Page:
In 1999 Guernsey's of New York auctioned a piano that Elvis purchased at Houcks, it was supposedly his first one.  It was a simple used Stroud upright that they say cost him $281.75 and in the same auction they sold the receipt for it dated Sept 30, 1955.  Sid recalls Elvis coming in for one and suggests it might have been Ozzy Blumberg from the piano department that dealt with him but as president Ed Fitzpatrick signed the sales receipt.  The last thing he recalls selling to Elvis was a Fender bass for Bill Black.  Elvis had called him on the phone and he remembers him saying "I want to get Bill one of them hand basses, you know, electric."  He said he delivered it to Elvis at Graceland personally with Elvis answering the back door himself not long after moving in there in April of 1957.

Scotty with Echosonic, Elvis with J200 and Bill with Fender Bass
Photo© courtesy Steve Bonner

Almost in sync with the creative talents and studios that had flourished in Memphis during the '50s and '60s and had begun to dissolve so too did Houck's.  Eventually new management became involved with the store and all of the original people that Sid had worked with moved on.  Ed Fitzpatrick was the first to leave and went to work for the Berl Olswanger Music stores at 804 South Highland Ave. in Memphis becoming partners with Berl.  He had a buyout insurance policy for the business and became the owner after Berl's passing in 1981.

121 Union Ave. as the Sawaddii Thai cuisine restaurant - Aug. 14, 2004

In 1964 Sid left O.K. Houck's and in 1968 moved north to the Ohio area.  The O. K. Houck Piano Company went out off business around 1967.  The charter index shows that its last report was filed on August 21, 1967 and 1967 is also the last year in which the business appears in the Memphis City Directory.  The building at 121 Union Avenue has since housed several businesses, from office supply stores to restaurants.  At least as early as 2003 the occupant was the Sawaddii Thai cuisine restaurant (Sawaddii means "Hello") though it is now owned and operated as the downtown Memphis location of the Bangkok Alley Restaurant.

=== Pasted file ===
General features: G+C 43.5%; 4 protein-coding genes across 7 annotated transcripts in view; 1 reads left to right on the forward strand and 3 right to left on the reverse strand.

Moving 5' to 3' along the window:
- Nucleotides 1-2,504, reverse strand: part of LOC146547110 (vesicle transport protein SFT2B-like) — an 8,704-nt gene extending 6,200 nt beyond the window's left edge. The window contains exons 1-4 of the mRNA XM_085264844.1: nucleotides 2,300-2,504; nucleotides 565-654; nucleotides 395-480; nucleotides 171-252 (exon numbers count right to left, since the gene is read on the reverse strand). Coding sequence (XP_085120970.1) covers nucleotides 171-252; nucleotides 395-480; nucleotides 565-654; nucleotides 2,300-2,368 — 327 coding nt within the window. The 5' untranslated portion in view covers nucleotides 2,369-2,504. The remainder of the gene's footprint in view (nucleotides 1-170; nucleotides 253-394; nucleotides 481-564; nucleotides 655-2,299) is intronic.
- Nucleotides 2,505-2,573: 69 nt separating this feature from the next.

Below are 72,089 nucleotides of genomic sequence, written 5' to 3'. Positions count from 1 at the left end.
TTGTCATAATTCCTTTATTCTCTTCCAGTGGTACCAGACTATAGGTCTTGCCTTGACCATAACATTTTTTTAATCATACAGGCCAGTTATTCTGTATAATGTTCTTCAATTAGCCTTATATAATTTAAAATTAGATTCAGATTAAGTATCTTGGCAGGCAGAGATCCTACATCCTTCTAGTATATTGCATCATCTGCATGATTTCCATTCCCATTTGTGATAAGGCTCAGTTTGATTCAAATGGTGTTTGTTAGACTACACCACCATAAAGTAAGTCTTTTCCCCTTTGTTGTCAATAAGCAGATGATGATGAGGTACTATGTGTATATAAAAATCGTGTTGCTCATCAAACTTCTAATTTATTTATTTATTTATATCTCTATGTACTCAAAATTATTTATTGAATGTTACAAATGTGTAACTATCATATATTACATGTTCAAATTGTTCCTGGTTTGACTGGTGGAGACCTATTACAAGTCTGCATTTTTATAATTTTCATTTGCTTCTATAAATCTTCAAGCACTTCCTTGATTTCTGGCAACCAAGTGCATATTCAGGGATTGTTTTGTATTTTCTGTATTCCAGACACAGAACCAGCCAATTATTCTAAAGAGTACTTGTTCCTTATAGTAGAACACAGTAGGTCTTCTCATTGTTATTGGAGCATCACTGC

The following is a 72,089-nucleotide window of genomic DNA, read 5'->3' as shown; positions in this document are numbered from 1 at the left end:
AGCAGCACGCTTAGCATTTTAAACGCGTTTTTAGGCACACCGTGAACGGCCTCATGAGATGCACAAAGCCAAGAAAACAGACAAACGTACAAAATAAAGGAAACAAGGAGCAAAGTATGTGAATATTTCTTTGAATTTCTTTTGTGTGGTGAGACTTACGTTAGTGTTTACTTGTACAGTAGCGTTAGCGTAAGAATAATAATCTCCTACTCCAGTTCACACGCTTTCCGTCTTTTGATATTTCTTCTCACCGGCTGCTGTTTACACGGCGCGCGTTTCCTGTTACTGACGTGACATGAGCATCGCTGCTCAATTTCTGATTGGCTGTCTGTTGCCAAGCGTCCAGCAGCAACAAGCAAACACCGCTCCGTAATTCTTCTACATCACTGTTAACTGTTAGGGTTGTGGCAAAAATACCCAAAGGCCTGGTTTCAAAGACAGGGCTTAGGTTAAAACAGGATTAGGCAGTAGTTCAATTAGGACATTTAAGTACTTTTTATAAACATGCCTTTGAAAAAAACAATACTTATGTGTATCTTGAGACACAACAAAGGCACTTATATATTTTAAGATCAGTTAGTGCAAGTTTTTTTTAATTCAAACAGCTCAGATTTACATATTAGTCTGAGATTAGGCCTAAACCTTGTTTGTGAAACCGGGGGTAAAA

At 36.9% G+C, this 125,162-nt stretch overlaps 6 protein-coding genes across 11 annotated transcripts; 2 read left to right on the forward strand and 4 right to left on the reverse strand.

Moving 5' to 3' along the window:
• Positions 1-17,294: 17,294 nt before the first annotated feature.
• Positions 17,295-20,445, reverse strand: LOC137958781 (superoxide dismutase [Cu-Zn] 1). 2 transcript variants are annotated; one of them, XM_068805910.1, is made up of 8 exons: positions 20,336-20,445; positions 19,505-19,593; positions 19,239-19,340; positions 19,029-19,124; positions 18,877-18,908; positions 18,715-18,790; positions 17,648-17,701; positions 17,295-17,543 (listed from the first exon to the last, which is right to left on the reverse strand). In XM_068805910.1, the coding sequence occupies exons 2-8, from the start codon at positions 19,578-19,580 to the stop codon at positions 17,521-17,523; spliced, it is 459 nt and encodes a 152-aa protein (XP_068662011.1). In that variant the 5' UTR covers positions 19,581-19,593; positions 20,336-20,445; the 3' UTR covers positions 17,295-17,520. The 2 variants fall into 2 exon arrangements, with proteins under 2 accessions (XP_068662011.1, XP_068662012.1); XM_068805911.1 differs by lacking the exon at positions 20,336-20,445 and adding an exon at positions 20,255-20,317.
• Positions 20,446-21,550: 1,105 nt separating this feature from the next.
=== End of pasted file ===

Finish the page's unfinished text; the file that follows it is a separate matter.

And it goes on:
121 Union Ave. as the Sawaddii Thai cuisine restaurant - Aug. 14, 2004

Sid is now 79 years old, currently residing in Columbus, OH and has since retired professionally from the music industry.  Though age and not the best of health is catching up with him he keeps active playing music.  He finds playing string bass now takes great physical effort, particularly in loading and unloading equipment.  He occasionally plays with Cindy Black's Big Band or her smaller Dixieland group but mostly plays Trombone in an ensemble called "Trombones Plus".  They consist of five trombones, plus piano, bass, drums and vocalist emcee.  Their music is especially written for them and they perform about 60 - 75 shows a year around central Ohio.  If you get the opportunity to see him perform be sure to say "Hello" ( or "Sawaddii" ), maybe he'll share a story or two with you.

Sid Lapworth in Columbus, OH - February 6, 2002
Photo © courtesy Lynn Parks

James V. Roy
November 2003
page updated to reflect current business as Bangkok Alley on April 1, 2012

diag1.jpg (87570 bytes) diag2.jpg (59383 bytes) diag3.jpg (60366 bytes) diag4.jpg (62531 bytes)
*Layout sketches of each floor at 121 Union Ave in the mid '50s (not to scale)
courtesy Sid Lapworth

Just a few of the other instruments Sid recalls selling to area musicians are:
Roland Janes - Gibson Les Paul
Jimmy Van Eaton - Gretsch Drum Set
Sid Manker - Gibson Byrdland and Fender Amp
Billy Lee Riley - Gibson Les Paul
Dickey Lee - Fender Stratocaster
Donald "Duck" Dunn - Fender Bass and Amp
D.J. Fontana - Gretsch drum equipment
Marshall Grant - Bass and Amp
Tommy Cogbill - Fender Deluxe Amp
Sun Recording Co. - Gretsch Drum Set

Records info courtesy Chaddra Moore
Public Services Section
Tennessee State Library and Archives
1 (Record Group 281, Charter No. 9141, Mf. Roll No. 49)
2 (Record Group 281, Charter No. 9108, Mf. Roll No. 49)
3 (Charter Book U-17, Page 170)
4 (Charter Book Vol. 29, Page 60)

Special thanks to John B. Houck, grandson of Jesse F. Houck Sr. and great nephew of Oliver K. Houck - 3/21/2005

Several months ago I was contacted by Dorthy Gustin of California, a distant relative of the Houcks and granddaughter of Anna Mae Houck whose father was the brother to John C Houck, Oliver Kershners Houck's father.  She was kind enough to forward me an article published in the September 27, 1926 edition of The Memphis Commercial Appeal which further clarifies the origins of the O. K. Houck Piano Company.  The article is reprinted here.  -  11/ 24/ 2006